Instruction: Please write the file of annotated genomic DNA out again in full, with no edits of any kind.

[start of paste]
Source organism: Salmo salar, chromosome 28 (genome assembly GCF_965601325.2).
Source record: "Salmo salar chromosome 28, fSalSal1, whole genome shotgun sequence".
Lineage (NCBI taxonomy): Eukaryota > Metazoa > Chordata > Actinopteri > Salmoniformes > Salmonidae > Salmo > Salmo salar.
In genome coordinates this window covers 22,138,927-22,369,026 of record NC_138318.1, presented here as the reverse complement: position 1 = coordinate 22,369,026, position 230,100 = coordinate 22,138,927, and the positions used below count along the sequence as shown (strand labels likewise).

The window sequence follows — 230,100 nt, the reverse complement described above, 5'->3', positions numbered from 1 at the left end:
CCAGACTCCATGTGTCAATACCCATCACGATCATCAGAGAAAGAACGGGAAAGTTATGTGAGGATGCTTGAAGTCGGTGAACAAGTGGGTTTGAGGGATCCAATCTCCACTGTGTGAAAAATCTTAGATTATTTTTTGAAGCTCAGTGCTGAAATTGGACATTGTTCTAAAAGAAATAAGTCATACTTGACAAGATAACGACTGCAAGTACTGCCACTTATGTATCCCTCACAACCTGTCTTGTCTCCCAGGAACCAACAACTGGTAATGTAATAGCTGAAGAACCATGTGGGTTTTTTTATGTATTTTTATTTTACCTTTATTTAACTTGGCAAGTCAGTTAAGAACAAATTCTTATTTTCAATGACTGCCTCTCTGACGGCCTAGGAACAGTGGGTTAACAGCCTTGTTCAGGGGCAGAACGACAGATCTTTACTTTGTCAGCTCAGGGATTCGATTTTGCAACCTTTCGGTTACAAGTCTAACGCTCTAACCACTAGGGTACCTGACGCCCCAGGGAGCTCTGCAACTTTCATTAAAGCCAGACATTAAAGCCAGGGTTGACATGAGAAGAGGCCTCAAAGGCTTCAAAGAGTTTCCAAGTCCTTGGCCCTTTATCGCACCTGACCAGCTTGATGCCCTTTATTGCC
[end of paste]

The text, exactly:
Source organism: Salmo salar, chromosome 28 (genome assembly GCF_965601325.2).
Source record: "Salmo salar chromosome 28, fSalSal1, whole genome shotgun sequence".
Lineage (NCBI taxonomy): Eukaryota > Metazoa > Chordata > Actinopteri > Salmoniformes > Salmonidae > Salmo > Salmo salar.
In genome coordinates this window covers 22,138,927-22,369,026 of record NC_138318.1, presented here as the reverse complement: position 1 = coordinate 22,369,026, position 230,100 = coordinate 22,138,927, and the positions used below count along the sequence as shown (strand labels likewise).

The window sequence follows — 230,100 nt, the reverse complement described above, 5'->3', positions numbered from 1 at the left end:
CCAGACTCCATGTGTCAATACCCATCACGATCATCAGAGAAAGAACGGGAAAGTTATGTGAGGATGCTTGAAGTCGGTGAACAAGTGGGTTTGAGGGATCCAATCTCCACTGTGTGAAAAATCTTAGATTATTTTTTGAAGCTCAGTGCTGAAATTGGACATTGTTCTAAAAGAAATAAGTCATACTTGACAAGATAACGACTGCAAGTACTGCCACTTATGTATCCCTCACAACCTGTCTTGTCTCCCAGGAACCAACAACTGGTAATGTAATAGCTGAAGAACCATGTGGGTTTTTTTATGTATTTTTATTTTACCTTTATTTAACTTGGCAAGTCAGTTAAGAACAAATTCTTATTTTCAATGACTGCCTCTCTGACGGCCTAGGAACAGTGGGTTAACAGCCTTGTTCAGGGGCAGAACGACAGATCTTTACTTTGTCAGCTCAGGGATTCGATTTTGCAACCTTTCGGTTACAAGTCTAACGCTCTAACCACTAGGGTACCTGACGCCCCAGGGAGCTCTGCAACTTTCATTAAAGCCAGACATTAAAGCCAGGGTTGACATGAGAAGAGGCCTCAAAGGCTTCAAAGAGTTTCCAAGTCCTTGGCCCTTTATCGCACCTGACCAGCTTGATGCCCTTTATTGCC